where people can swim up and down. There is a need for leisure
facilities and we do not argue against leisure facilities. What
we believe is that they should complement the existing facilities
so that within large areas or even in small areas there is something
which can meet all the needs.
67. Forgive me, what I am driving at is something
which is slightly different which is the point that if you want
to win medals and gold medals regularly at Olympic Games, you
need dedicated facilities which actually do not have anybody else
coming into them. If you are going to do that you cannot go and
talk to local authorities because no local authority, with the
possible exception of London, is capable either of wanting it
or delivering it. Therefore you are outside local authorities
and you are talking to national government.
(Mr Sparkes) We are with you now. I am sorry we probably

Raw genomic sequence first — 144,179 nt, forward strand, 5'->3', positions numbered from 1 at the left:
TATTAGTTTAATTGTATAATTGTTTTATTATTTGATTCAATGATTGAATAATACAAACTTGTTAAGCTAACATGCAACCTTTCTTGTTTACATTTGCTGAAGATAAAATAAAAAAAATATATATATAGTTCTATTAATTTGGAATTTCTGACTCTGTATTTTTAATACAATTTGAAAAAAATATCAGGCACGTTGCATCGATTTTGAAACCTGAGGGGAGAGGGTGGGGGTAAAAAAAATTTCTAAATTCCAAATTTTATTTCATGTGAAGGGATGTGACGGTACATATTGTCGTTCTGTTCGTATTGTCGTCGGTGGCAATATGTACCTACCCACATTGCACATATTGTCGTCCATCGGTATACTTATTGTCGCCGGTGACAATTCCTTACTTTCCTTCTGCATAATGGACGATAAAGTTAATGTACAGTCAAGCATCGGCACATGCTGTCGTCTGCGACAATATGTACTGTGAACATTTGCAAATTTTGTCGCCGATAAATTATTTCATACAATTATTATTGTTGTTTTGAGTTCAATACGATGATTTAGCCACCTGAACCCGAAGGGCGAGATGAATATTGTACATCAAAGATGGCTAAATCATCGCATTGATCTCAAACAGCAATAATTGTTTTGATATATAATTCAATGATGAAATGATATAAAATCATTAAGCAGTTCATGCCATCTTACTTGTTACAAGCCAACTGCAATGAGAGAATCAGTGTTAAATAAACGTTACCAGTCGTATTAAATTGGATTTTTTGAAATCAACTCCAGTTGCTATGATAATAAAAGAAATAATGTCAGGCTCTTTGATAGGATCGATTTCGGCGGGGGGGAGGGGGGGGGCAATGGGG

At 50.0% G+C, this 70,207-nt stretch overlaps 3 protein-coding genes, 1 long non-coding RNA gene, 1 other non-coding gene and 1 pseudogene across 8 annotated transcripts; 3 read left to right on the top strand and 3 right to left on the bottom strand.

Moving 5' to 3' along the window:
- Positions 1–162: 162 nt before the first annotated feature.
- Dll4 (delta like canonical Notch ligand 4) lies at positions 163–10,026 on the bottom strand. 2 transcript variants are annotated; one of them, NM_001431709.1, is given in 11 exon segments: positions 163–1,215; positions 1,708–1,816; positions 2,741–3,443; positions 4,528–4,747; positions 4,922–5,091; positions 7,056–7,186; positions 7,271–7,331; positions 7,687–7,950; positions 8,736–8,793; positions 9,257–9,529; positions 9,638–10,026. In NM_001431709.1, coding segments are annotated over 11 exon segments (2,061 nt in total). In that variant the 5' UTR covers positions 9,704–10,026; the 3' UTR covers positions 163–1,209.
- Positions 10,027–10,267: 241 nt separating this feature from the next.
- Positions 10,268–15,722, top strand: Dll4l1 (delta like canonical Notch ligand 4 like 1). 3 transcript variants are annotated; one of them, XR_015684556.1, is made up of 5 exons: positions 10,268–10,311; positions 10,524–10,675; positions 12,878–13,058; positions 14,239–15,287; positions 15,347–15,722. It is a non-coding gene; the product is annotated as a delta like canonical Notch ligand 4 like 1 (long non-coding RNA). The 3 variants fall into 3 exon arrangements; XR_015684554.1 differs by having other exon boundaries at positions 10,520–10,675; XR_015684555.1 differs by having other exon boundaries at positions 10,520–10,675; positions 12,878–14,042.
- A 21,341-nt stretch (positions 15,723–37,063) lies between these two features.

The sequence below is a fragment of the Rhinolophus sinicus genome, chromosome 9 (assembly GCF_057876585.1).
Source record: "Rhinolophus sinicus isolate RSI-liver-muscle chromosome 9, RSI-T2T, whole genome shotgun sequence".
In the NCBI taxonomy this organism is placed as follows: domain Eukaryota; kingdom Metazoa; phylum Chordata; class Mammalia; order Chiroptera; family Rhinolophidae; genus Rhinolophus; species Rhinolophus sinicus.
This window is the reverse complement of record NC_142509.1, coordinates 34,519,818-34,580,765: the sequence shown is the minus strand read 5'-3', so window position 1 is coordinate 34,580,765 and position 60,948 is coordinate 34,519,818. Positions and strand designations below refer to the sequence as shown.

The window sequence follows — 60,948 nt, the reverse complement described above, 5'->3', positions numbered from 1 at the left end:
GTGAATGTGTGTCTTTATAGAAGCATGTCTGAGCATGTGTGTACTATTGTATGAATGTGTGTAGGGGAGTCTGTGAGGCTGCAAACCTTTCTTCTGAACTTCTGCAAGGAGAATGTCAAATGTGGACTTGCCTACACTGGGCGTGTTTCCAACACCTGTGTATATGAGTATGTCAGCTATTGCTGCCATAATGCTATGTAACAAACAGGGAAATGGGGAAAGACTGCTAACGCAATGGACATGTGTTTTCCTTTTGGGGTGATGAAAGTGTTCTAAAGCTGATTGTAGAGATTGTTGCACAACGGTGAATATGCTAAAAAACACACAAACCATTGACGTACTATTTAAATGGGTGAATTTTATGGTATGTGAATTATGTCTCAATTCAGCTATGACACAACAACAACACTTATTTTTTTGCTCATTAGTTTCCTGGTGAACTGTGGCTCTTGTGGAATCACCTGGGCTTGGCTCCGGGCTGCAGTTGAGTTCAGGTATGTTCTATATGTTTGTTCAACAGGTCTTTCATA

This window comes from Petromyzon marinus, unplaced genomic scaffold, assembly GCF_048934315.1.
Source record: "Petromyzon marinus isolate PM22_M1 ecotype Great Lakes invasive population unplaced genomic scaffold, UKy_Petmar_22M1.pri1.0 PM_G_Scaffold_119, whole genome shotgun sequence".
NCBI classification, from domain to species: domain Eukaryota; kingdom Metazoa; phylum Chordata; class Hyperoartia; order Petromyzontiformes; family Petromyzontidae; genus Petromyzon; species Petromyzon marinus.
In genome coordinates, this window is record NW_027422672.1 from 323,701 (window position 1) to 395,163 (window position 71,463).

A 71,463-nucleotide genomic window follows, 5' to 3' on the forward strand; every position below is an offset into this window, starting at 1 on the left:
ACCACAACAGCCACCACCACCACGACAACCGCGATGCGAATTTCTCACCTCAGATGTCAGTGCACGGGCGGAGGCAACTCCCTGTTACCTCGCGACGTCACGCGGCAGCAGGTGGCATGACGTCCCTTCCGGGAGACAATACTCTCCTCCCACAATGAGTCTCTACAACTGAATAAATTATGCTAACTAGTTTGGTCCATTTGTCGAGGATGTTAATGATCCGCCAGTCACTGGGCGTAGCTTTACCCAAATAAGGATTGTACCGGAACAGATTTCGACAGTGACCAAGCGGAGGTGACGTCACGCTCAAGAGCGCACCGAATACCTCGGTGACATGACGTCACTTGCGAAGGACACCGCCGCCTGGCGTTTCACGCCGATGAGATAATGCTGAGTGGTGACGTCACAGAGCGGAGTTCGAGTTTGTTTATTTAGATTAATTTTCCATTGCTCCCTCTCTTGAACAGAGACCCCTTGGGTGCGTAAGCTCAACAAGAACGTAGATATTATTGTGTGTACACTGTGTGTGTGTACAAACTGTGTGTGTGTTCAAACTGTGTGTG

did misunderstand the question. You are absolutely right that
in terms of training facilities for what we need it has to be
a national strategy. We have tried to identify that we need a
network of 50-metre poolsand I come back to the point where
I startedthat we can access at the right time at affordable
prices. If we were in Australia, it would probably be free because
there is a culture of wanting to provide that facility. The one
issue which was interesting was that when we talked about our
Lottery grant it was very hard to compare our Lottery grant with
other sports because we commit such a significant proportion of
our Lottery grant to hiring facilities to perform our sport. That
is an issue. I agree with Mr Fabricant. It is perverse that because
we do not do well, you cut our grant. That is absolutely perverse.
If anything it should have been increased. Be assured I told them
that. If you were doing that same assessment today, given the
performance of athletics at Edmonton and the performance at Fukuoka
it would be the other way round. We are making short-term decisions